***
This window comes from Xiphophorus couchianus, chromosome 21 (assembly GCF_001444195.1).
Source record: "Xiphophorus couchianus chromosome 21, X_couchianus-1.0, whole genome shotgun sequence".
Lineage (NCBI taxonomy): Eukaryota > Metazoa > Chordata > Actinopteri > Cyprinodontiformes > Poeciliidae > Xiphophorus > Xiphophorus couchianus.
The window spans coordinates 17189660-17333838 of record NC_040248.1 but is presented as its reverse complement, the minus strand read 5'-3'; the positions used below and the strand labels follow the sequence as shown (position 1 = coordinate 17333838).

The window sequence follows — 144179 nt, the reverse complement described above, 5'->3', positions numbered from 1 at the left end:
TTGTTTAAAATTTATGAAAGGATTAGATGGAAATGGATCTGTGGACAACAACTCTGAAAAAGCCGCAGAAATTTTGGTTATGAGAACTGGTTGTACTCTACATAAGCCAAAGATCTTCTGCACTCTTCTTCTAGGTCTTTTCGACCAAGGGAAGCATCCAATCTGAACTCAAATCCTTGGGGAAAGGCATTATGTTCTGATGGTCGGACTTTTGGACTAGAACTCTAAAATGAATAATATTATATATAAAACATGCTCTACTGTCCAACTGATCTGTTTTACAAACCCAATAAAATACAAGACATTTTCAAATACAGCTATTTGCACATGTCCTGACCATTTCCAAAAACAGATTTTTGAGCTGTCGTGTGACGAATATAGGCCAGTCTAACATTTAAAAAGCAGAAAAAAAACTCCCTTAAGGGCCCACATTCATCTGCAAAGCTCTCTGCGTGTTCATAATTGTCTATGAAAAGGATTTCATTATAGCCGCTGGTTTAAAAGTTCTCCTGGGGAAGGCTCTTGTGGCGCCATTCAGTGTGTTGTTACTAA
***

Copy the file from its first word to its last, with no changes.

This window comes from Xiphophorus couchianus, chromosome 21 (assembly GCF_001444195.1).
Source record: "Xiphophorus couchianus chromosome 21, X_couchianus-1.0, whole genome shotgun sequence".
Lineage (NCBI taxonomy): Eukaryota > Metazoa > Chordata > Actinopteri > Cyprinodontiformes > Poeciliidae > Xiphophorus > Xiphophorus couchianus.
The window spans coordinates 17189660-17333838 of record NC_040248.1 but is presented as its reverse complement, the minus strand read 5'-3'; the positions used below and the strand labels follow the sequence as shown (position 1 = coordinate 17333838).

The window sequence follows — 144179 nt, the reverse complement described above, 5'->3', positions numbered from 1 at the left end:
TTGTTTAAAATTTATGAAAGGATTAGATGGAAATGGATCTGTGGACAACAACTCTGAAAAAGCCGCAGAAATTTTGGTTATGAGAACTGGTTGTACTCTACATAAGCCAAAGATCTTCTGCACTCTTCTTCTAGGTCTTTTCGACCAAGGGAAGCATCCAATCTGAACTCAAATCCTTGGGGAAAGGCATTATGTTCTGATGGTCGGACTTTTGGACTAGAACTCTAAAATGAATAATATTATATATAAAACATGCTCTACTGTCCAACTGATCTGTTTTACAAACCCAATAAAATACAAGACATTTTCAAATACAGCTATTTGCACATGTCCTGACCATTTCCAAAAACAGATTTTTGAGCTGTCGTGTGACGAATATAGGCCAGTCTAACATTTAAAAAGCAGAAAAAAAACTCCCTTAAGGGCCCACATTCATCTGCAAAGCTCTCTGCGTGTTCATAATTGTCTATGAAAAGGATTTCATTATAGCCGCTGGTTTAAAAGTTCTCCTGGGGAAGGCTCTTGTGGCGCCATTCAGTGTGTTGTTACTAA